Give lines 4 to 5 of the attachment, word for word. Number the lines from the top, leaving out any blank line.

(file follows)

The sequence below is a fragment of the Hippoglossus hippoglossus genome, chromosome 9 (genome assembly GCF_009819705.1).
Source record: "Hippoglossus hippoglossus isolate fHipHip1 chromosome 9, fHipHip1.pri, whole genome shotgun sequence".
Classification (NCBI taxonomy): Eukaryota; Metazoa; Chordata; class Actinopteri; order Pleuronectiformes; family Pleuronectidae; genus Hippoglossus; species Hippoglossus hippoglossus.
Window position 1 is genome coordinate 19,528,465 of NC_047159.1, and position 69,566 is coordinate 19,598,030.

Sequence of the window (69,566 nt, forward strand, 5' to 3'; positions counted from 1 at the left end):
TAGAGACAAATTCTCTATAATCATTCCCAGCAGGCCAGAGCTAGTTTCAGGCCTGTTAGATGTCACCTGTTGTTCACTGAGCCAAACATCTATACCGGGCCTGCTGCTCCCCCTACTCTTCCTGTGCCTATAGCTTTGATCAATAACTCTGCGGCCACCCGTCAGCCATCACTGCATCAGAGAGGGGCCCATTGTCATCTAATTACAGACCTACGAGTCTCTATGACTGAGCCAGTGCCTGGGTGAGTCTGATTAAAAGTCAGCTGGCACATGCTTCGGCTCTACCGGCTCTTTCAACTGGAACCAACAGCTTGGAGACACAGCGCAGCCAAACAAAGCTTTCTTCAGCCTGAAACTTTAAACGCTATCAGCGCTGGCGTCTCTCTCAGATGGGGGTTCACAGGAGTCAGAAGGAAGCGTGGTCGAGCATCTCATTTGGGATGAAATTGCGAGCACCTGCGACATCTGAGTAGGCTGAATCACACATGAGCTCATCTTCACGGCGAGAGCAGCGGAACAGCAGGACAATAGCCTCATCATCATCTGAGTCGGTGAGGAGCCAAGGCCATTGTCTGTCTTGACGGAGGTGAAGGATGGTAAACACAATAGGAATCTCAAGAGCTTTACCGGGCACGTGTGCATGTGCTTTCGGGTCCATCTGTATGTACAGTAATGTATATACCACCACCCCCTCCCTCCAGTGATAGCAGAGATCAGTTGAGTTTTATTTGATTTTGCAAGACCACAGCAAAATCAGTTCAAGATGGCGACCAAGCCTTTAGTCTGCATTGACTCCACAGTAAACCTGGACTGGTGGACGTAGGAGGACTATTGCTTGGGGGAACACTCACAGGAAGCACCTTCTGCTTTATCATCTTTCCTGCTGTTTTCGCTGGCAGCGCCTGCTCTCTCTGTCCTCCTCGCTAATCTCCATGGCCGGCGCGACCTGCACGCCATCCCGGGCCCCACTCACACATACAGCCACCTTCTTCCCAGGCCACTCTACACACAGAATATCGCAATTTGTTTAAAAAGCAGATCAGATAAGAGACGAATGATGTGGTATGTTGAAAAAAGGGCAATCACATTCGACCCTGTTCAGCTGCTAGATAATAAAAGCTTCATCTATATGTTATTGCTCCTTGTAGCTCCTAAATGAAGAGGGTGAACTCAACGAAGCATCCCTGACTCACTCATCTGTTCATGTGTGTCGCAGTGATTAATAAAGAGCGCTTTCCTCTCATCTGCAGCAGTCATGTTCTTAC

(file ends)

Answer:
Window position 1 is genome coordinate 19,528,465 of NC_047159.1, and position 69,566 is coordinate 19,598,030.

Sequence of the window (69,566 nt, forward strand, 5' to 3'; positions counted from 1 at the left end):